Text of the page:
Signal vs. Cellebrite: What You Need to Know

If you’re part of legal investigations that involve any kind of electronic data, you need to know what’s happening between Signal and Cellebrite.

Cellebrite makes one of the industry’s most commonly used digital forensics tools, and Signal CEO Moxie Marlinspike has recently publicized alleged vulnerabilities in Cellebrite’s security measures. Continuing to use outdated versions of Cellebrite, especially without other best practices of digital forensics in place, could open the door for system hacks as well as opposing counsel questioning the integrity of your evidence.

These types of legal proceedings can cause substantial disruptions in forensic labs worldwide.  Forensic extractions and analysis would have to pause for the duration of the imaging process; forensic labs would need to relocate sensitive data to other platforms; ultimately the legal costs associated with these additional acquisitions and analysis could be significant. Luckily, there’s a few relatively simple steps you can take now to prevent the astronomical time and expense it would take to deal with any spoliation issues.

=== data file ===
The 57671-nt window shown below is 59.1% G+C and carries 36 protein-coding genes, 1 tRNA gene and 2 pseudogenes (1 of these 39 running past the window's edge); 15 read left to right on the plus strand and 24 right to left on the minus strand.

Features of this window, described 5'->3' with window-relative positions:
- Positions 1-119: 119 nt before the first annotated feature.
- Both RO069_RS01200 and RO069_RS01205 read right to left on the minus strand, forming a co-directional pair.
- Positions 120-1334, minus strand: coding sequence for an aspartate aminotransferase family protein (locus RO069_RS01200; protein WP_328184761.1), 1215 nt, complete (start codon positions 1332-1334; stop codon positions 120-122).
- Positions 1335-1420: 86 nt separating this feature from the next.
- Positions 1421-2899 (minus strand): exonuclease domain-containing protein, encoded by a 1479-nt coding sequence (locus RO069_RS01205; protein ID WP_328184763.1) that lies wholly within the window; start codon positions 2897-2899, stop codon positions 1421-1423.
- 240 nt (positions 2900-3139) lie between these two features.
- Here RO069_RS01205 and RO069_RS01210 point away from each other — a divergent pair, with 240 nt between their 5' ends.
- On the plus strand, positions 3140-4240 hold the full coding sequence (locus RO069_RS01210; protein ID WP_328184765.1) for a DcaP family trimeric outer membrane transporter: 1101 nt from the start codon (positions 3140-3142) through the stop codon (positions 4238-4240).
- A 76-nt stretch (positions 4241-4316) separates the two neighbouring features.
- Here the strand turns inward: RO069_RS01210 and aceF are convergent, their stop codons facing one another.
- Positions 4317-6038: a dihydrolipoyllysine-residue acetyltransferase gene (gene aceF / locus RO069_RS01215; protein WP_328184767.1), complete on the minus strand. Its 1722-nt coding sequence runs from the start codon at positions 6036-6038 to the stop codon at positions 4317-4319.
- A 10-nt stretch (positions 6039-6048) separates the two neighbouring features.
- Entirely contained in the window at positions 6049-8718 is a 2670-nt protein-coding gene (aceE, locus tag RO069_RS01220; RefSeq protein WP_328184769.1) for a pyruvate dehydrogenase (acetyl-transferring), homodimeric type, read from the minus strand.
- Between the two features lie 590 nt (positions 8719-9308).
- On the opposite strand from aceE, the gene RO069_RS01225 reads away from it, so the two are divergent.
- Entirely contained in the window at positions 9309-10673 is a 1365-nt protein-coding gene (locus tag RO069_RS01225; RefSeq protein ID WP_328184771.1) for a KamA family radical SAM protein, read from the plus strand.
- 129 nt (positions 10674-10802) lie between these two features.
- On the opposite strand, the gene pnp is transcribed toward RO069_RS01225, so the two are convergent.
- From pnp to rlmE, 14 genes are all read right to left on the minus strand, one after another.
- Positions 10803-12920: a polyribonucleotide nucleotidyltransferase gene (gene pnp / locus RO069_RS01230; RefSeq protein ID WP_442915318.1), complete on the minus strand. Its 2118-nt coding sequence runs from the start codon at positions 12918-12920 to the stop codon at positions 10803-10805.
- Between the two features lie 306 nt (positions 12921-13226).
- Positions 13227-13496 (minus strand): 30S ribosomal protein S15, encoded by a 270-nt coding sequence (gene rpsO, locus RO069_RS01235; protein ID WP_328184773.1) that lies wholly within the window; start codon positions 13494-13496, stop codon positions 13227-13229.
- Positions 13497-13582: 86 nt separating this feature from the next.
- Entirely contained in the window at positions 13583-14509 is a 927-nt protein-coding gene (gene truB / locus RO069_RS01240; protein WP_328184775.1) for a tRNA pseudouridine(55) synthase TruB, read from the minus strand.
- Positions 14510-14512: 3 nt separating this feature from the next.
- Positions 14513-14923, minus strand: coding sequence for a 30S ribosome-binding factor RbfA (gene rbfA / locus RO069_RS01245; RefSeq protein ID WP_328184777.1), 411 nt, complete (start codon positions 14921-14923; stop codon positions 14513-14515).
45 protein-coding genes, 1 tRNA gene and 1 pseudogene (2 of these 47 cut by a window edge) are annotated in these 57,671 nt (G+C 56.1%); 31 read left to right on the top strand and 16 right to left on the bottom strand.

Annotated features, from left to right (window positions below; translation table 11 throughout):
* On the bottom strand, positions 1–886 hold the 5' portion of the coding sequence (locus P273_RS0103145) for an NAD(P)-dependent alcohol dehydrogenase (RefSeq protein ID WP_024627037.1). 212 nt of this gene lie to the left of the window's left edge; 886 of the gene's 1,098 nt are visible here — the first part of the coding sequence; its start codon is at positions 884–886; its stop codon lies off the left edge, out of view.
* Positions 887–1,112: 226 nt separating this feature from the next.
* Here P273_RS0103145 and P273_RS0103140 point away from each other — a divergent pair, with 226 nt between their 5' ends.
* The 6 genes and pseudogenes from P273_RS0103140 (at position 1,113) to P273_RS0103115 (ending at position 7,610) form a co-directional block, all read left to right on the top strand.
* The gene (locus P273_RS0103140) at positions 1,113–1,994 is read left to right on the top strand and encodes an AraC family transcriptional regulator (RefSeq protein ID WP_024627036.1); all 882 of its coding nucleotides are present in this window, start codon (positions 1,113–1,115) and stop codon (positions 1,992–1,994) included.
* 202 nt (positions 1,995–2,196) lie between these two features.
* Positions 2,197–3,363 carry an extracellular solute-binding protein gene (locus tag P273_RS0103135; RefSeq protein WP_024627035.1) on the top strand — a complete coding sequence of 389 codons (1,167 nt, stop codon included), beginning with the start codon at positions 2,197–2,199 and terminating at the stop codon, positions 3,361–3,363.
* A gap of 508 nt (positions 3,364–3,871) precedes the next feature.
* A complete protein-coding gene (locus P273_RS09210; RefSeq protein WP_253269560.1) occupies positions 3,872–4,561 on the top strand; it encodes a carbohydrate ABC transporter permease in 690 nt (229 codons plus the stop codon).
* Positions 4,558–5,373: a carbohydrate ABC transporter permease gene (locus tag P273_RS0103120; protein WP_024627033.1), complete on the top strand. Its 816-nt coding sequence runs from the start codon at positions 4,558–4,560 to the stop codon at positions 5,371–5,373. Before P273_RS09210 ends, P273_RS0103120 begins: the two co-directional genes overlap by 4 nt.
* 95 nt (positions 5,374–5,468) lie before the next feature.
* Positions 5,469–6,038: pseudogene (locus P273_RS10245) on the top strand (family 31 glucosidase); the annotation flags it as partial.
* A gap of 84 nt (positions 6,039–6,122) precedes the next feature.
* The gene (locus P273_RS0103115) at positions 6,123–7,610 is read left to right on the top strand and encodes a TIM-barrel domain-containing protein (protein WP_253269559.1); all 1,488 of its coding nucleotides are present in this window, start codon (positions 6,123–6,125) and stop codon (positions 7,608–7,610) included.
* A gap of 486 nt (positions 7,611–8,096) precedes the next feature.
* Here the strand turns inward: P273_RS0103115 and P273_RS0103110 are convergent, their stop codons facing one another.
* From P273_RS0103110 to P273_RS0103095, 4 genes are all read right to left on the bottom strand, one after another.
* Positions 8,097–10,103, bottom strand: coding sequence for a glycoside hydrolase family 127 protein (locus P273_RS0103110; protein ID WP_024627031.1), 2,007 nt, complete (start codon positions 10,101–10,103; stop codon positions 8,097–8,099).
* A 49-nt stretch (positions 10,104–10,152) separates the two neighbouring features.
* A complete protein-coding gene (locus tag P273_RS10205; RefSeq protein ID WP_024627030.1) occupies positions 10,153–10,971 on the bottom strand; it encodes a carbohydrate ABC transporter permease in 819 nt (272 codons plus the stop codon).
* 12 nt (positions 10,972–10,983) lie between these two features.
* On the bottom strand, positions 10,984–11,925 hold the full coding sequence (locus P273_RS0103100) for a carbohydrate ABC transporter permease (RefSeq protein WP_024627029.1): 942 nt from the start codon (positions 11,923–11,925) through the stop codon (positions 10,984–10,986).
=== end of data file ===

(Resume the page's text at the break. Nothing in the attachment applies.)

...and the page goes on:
The Background

Signal and Cellebrite exist on two opposite sides of the technology spectrum: Signal is a messaging app that offers end-to-end encrypted messaging. Digital privacy is their primary selling point. Cellebrite is a digital forensics company.  When law enforcement seizes an electronic device for an investigation, there are good odds that someone, somewhere is using Cellebrite technology to unlock it and collect data. That means one of their primary selling points is the ability to circumvent privacy measures when the situation calls for it. You can understand why two such companies would end up at odds. It’s a never-ending cat and mouse game: a win in forensics is normally seen as a loss in security and vice versa.